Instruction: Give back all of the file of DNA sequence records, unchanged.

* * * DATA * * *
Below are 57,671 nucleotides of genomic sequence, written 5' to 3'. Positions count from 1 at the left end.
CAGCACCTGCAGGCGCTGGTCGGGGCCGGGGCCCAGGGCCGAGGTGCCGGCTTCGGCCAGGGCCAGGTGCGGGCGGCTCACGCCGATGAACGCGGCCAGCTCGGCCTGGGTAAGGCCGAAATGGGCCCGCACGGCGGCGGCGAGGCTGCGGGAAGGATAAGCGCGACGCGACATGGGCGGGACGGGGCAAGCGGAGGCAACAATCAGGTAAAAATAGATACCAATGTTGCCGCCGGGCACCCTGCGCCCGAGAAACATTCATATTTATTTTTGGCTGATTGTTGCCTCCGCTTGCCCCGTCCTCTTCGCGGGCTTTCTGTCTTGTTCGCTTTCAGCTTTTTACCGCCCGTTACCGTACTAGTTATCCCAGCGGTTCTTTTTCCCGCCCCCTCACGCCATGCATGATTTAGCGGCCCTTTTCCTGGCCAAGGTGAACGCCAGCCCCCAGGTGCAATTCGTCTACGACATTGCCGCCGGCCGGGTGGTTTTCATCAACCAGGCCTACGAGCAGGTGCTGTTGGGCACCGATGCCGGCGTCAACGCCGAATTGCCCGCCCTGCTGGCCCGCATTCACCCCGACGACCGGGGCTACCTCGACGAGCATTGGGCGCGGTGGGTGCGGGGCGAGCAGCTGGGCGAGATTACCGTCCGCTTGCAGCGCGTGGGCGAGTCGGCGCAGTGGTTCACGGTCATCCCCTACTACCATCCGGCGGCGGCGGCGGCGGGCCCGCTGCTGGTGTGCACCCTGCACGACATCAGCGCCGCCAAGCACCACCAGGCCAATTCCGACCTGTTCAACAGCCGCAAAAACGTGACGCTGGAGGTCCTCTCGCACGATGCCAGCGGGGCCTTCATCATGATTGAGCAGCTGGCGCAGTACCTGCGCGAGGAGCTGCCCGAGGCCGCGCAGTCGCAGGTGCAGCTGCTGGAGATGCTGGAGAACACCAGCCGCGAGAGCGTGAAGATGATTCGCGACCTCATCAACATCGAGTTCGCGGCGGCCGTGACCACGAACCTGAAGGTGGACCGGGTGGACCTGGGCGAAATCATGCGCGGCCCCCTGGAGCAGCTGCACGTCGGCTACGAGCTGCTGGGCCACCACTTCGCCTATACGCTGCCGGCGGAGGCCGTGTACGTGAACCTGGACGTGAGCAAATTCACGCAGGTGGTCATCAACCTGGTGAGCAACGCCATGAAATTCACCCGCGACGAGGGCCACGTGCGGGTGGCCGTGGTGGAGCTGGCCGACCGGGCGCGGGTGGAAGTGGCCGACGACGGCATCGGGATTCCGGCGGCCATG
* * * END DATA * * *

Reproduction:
Below are 57,671 nucleotides of genomic sequence, written 5' to 3'. Positions count from 1 at the left end.
CAGCACCTGCAGGCGCTGGTCGGGGCCGGGGCCCAGGGCCGAGGTGCCGGCTTCGGCCAGGGCCAGGTGCGGGCGGCTCACGCCGATGAACGCGGCCAGCTCGGCCTGGGTAAGGCCGAAATGGGCCCGCACGGCGGCGGCGAGGCTGCGGGAAGGATAAGCGCGACGCGACATGGGCGGGACGGGGCAAGCGGAGGCAACAATCAGGTAAAAATAGATACCAATGTTGCCGCCGGGCACCCTGCGCCCGAGAAACATTCATATTTATTTTTGGCTGATTGTTGCCTCCGCTTGCCCCGTCCTCTTCGCGGGCTTTCTGTCTTGTTCGCTTTCAGCTTTTTACCGCCCGTTACCGTACTAGTTATCCCAGCGGTTCTTTTTCCCGCCCCCTCACGCCATGCATGATTTAGCGGCCCTTTTCCTGGCCAAGGTGAACGCCAGCCCCCAGGTGCAATTCGTCTACGACATTGCCGCCGGCCGGGTGGTTTTCATCAACCAGGCCTACGAGCAGGTGCTGTTGGGCACCGATGCCGGCGTCAACGCCGAATTGCCCGCCCTGCTGGCCCGCATTCACCCCGACGACCGGGGCTACCTCGACGAGCATTGGGCGCGGTGGGTGCGGGGCGAGCAGCTGGGCGAGATTACCGTCCGCTTGCAGCGCGTGGGCGAGTCGGCGCAGTGGTTCACGGTCATCCCCTACTACCATCCGGCGGCGGCGGCGGCGGGCCCGCTGCTGGTGTGCACCCTGCACGACATCAGCGCCGCCAAGCACCACCAGGCCAATTCCGACCTGTTCAACAGCCGCAAAAACGTGACGCTGGAGGTCCTCTCGCACGATGCCAGCGGGGCCTTCATCATGATTGAGCAGCTGGCGCAGTACCTGCGCGAGGAGCTGCCCGAGGCCGCGCAGTCGCAGGTGCAGCTGCTGGAGATGCTGGAGAACACCAGCCGCGAGAGCGTGAAGATGATTCGCGACCTCATCAACATCGAGTTCGCGGCGGCCGTGACCACGAACCTGAAGGTGGACCGGGTGGACCTGGGCGAAATCATGCGCGGCCCCCTGGAGCAGCTGCACGTCGGCTACGAGCTGCTGGGCCACCACTTCGCCTATACGCTGCCGGCGGAGGCCGTGTACGTGAACCTGGACGTGAGCAAATTCACGCAGGTGGTCATCAACCTGGTGAGCAACGCCATGAAATTCACCCGCGACGAGGGCCACGTGCGGGTGGCCGTGGTGGAGCTGGCCGACCGGGCGCGGGTGGAAGTGGCCGACGACGGCATCGGGATTCCGGCGGCCATG